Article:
Early Essays and Leibniz's New Essays Concerning the Human Understanding

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SIU Press, 1969 - Education - 435 pages

Volume 1 of ?The Early Works of John Dewey, 1882?1898” is entitled ?Early Essays and Leibniz's New Essays Concerning the Human Understanding, 1882?1888.” Included here are all Dewey's earliest writings, from his first published article through his book on Leibniz.

The materials in this volume provide a chronological record of Dewey's early development?beginning with the article he sent to the Journal of Speculative Philosophy in 1881 while he was a high-school teacher in Oil City, Pennsylvania, and closing with his widely-acclaimed work on Leibniz in the Grigg's Series of German Philosophical Classics, written when he was an Assistant Professor at the University of Michigan. During these years be­tween 1882 and 1888, Dewey's life course was established: he decided to follow a career in philosophy, completed doctoral studies at Johns Hopkins University, became an Instructor at the University of Michigan, was promoted to Assistant Professor, and accepted a position as Chairman of the Department of Philosophy at the University of Minnesota. With the publication of Psychology, he became well known among scholars in this country; a series of articles in the British journal Mind brought him prominence in British philosophical circles. His articles were abstracted in the Revue philosophique.

None of the articles collected in this volume was reprinted during the author's lifetime. For the first time, it is now possible for Dewey scholars to study consecutively in one publication all the essays which originally appeared in many periodicals.

 

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Contents

The Metaphysical Assumptions of Materialism
3
The Pantheism of Spinoza
9
Knowledge and the Relativity of Feeling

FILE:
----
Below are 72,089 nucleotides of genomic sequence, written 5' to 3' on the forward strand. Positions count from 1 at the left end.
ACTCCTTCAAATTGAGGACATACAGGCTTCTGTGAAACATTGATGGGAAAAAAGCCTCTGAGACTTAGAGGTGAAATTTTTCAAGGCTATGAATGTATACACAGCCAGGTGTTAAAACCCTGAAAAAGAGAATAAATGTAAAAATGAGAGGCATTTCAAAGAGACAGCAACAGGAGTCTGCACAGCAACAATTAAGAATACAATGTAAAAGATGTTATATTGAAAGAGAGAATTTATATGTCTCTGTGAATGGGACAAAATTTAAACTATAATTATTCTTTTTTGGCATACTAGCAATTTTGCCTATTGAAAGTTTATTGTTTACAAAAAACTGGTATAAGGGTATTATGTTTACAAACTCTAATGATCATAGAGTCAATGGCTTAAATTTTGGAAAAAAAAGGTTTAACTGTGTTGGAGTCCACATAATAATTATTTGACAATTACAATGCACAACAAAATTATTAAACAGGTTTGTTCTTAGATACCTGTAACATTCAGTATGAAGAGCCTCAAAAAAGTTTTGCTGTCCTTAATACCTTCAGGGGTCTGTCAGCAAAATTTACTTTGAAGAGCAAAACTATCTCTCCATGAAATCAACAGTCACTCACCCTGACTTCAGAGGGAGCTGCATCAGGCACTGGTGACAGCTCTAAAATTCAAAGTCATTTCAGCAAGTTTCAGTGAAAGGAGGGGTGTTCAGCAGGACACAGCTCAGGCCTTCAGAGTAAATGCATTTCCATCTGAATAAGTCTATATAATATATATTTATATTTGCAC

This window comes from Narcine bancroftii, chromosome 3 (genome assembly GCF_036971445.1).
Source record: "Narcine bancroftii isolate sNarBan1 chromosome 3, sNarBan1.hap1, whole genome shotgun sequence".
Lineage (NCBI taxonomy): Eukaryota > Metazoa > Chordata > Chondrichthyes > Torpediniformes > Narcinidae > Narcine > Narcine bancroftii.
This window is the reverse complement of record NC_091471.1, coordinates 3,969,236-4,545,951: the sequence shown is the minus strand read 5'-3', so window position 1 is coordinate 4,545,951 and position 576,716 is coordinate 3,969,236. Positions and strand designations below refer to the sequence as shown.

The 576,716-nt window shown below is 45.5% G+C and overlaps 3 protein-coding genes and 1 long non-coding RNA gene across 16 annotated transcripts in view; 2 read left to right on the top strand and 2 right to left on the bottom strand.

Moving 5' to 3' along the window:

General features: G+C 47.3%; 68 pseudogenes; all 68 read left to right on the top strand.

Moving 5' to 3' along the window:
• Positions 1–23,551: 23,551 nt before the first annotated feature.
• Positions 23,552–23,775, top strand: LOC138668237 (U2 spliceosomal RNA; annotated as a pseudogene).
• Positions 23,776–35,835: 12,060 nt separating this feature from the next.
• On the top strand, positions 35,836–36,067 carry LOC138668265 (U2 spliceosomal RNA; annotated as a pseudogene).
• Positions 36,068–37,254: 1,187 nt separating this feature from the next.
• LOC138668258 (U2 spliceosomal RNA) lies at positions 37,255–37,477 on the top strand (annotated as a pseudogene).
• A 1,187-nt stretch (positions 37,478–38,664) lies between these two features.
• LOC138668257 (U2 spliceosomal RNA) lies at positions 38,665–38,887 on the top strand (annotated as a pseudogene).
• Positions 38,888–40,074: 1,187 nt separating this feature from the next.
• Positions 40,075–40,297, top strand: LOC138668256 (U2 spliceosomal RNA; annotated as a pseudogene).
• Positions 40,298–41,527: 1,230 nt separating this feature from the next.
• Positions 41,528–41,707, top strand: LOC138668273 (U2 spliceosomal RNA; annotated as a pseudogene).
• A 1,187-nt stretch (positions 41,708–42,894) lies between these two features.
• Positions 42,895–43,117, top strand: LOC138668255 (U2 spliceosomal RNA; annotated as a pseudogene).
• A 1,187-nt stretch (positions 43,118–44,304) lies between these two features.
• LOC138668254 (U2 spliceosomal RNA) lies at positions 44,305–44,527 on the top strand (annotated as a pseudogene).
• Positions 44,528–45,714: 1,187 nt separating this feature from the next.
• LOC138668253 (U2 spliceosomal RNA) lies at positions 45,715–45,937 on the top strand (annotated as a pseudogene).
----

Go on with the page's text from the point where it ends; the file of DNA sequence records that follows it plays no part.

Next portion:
19
Kant and Philosophic Method
34
The New Psychology
48
The Obligation to Knowledge of God
61
Health and Sex in Higher Education
69
Psychology in HighSchools from the Standpoint
81
The Sources of His Philosophy
268
The Problem and Its Solution
284
Locke and LeibnizInnate Ideas
299
Sensation and Experience
313
The Impulses and the Will
327
Matter and Its Relation to Spirit
342
Material Phenomena and Their Reality
355
Some Fundamental Conceptions
373

The Place of Religious Emotion
90
Inventory of Philosophy Taught in American
116
The Psychological Standpoint
122
Psychology as Philosophic Method
144
Illusory Psychology
168
Knowledge as Idealization
176
Professor Ladds Elements of Physiological
194
Ethics and Physical Science
205
The Ethics of Democracy
227
Leibnizs New Essays
251
The Nature and Extent of Knowledge
384
The Theology of Leibniz
403
Criticism and Conclusion
414
Illusory Psychology
xxxix
Checklist of references
lviii
List of symbols
lxviii
Emendations in the copytexts Ixxxii
lxxxii
Correction of quotations
lxxxix
Worddivision list хсу
xcv
Copyright

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About the author (1969)

Textual Editor is Jo Ann Boydston, Director of Cooperative Research on Dewey Publications at Southern Illinois University.